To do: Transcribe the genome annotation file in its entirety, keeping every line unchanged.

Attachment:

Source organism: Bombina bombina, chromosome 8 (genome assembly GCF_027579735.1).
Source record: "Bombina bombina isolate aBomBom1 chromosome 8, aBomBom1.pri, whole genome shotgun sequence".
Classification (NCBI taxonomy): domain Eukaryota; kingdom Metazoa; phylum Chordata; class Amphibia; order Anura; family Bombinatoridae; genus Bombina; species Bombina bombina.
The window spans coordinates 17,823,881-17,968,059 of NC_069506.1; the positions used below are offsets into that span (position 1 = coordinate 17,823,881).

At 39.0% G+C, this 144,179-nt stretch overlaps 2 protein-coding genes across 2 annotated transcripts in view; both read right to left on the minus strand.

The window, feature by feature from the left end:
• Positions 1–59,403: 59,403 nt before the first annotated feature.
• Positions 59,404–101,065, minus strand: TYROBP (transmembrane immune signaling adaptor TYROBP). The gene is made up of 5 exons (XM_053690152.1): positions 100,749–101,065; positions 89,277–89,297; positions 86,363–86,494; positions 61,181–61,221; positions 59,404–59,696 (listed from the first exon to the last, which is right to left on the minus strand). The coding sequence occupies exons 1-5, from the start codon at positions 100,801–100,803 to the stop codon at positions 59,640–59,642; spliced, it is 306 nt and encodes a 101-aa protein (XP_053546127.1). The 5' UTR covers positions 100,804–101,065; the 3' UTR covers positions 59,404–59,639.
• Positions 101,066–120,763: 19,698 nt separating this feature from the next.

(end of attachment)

Source organism: Bombina bombina, chromosome 8 (genome assembly GCF_027579735.1).
Source record: "Bombina bombina isolate aBomBom1 chromosome 8, aBomBom1.pri, whole genome shotgun sequence".
Classification (NCBI taxonomy): domain Eukaryota; kingdom Metazoa; phylum Chordata; class Amphibia; order Anura; family Bombinatoridae; genus Bombina; species Bombina bombina.
The window spans coordinates 17,823,881-17,968,059 of NC_069506.1; the positions used below are offsets into that span (position 1 = coordinate 17,823,881).

At 39.0% G+C, this 144,179-nt stretch overlaps 2 protein-coding genes across 2 annotated transcripts in view; both read right to left on the minus strand.

The window, feature by feature from the left end:
• Positions 1–59,403: 59,403 nt before the first annotated feature.
• Positions 59,404–101,065, minus strand: TYROBP (transmembrane immune signaling adaptor TYROBP). The gene is made up of 5 exons (XM_053690152.1): positions 100,749–101,065; positions 89,277–89,297; positions 86,363–86,494; positions 61,181–61,221; positions 59,404–59,696 (listed from the first exon to the last, which is right to left on the minus strand). The coding sequence occupies exons 1-5, from the start codon at positions 100,801–100,803 to the stop codon at positions 59,640–59,642; spliced, it is 306 nt and encodes a 101-aa protein (XP_053546127.1). The 5' UTR covers positions 100,804–101,065; the 3' UTR covers positions 59,404–59,639.
• Positions 101,066–120,763: 19,698 nt separating this feature from the next.